In fact, an impairment(s) or its treatment may have effects in both domains when it affects fine or gross motor functioning and the child’s general physical state. For example, some medications used to treat impairments that affect motor functioning may have physical effects (such as nausea, headaches, allergic reactions, or insomnia) that sap a child’s energy or make the child feel ill. We evaluate these generalized, cumulative effects on the child’s overall physical functioning in the domain of “Health and physical well-being.” We evaluate any limitations in fine or gross motor functioning in the domain of “Moving about and manipulating objects.”

Effects in other domains

Impairments that affect motor functioning and their associated treatments can have effects in other domains as well. For example, generalized or localized pain that results from an impairment(s) may interfere with a child’s ability to concentrate, an effect that we evaluate in the domain of “Attending and completing tasks” and often in the domain of “Acquiring and using information.” Pain may also cause a child to be less active socially, an effect that we evaluate in the domain of “Interacting and relating with others.” Some medications for physical impairments may cause restlessness, agitation, or anxiety that may affect a child’s social functioning (which we evaluate in the domain of “Interacting and relating with others”) or emotional well-being (which we evaluate in the domain of “Caring for yourself”).[11]

Therefore, as in any case, we evaluate the effects of a child’s impairment(s), including the effects of medication or other treatment and therapies, in all relevant domains. Rating the limitations caused by a child’s impairment(s) in each and every domain that is affected is not “double-weighting” of either the impairment(s) or its effects. Rather, it recognizes the particular effects of the child’s impairment(s) in all domains involved in the child’s limited activities.[12]

Examples of typical functioning in the domain of “Moving about and manipulating objects”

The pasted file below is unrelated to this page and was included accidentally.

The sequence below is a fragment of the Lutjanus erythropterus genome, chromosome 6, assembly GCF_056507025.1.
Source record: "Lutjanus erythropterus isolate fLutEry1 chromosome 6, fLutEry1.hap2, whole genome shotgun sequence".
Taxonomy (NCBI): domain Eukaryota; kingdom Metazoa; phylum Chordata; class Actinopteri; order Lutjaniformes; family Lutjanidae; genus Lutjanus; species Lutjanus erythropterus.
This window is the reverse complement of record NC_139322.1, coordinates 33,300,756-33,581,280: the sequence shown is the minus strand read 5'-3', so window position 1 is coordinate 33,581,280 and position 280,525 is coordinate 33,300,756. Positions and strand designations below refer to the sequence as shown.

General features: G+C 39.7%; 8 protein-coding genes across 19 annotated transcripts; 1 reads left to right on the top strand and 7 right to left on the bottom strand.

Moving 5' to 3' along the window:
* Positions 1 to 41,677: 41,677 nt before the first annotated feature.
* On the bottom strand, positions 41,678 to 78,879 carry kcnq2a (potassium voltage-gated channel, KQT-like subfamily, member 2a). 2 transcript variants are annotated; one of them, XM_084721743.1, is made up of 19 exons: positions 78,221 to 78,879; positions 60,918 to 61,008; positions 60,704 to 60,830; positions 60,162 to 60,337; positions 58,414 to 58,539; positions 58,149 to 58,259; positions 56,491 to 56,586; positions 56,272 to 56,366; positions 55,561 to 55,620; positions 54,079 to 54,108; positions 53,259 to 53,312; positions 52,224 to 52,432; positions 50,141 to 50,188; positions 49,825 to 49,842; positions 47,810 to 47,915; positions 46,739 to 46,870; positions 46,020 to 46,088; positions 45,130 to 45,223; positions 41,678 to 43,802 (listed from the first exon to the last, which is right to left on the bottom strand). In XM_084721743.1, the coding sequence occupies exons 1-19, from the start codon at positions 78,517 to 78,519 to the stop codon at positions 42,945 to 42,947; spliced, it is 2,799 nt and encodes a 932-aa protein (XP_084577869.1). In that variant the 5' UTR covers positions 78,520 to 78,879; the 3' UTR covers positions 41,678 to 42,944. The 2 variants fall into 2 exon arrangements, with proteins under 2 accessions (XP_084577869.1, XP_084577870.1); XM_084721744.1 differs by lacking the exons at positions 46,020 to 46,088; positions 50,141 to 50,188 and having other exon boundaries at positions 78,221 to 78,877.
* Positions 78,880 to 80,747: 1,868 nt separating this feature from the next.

While there is a wide range of normal development, most children follow a typical course as they grow and mature. To assist adjudicators in evaluating a child’s impairment-related limitations in the domain of “Moving about and manipulating objects,” we provide the following examples of typical functioning drawn from our regulations, training, and case reviews. These examples are not all-inclusive, and adjudicators are not required to develop evidence about each of them. They are simply a frame of reference for determining whether children are functioning typically for their age with respect to the development and use of gross and fine motor skills.

1. Newborns and young infants (birth to attainment of age 1)

  • Explores immediate environment by moving body and using limbs.
  • Learns to hold head up, sit, crawl, and stand.
  • Tries to hold onto a stable object and stand actively for brief periods.
  • Begins to practice developing eye-hand control by reaching for objects or picking up small objects and dropping them into containers.

2. Older infants and toddlers (age 1 to attainment of age 3)

  • Explores a wider area of the physical environment with steadily increasing body control and independence from others.
  • Begins to walk and run without assistance, and climbs with increasing skill.
  • Tries frequently to manipulate small objects and to use hands to do or get something wanted or needed.
  • Uses improving motor skills to play with small blocks, scribble with crayons, and feed self.

3. Preschool children (age 3 to attainment of age 6)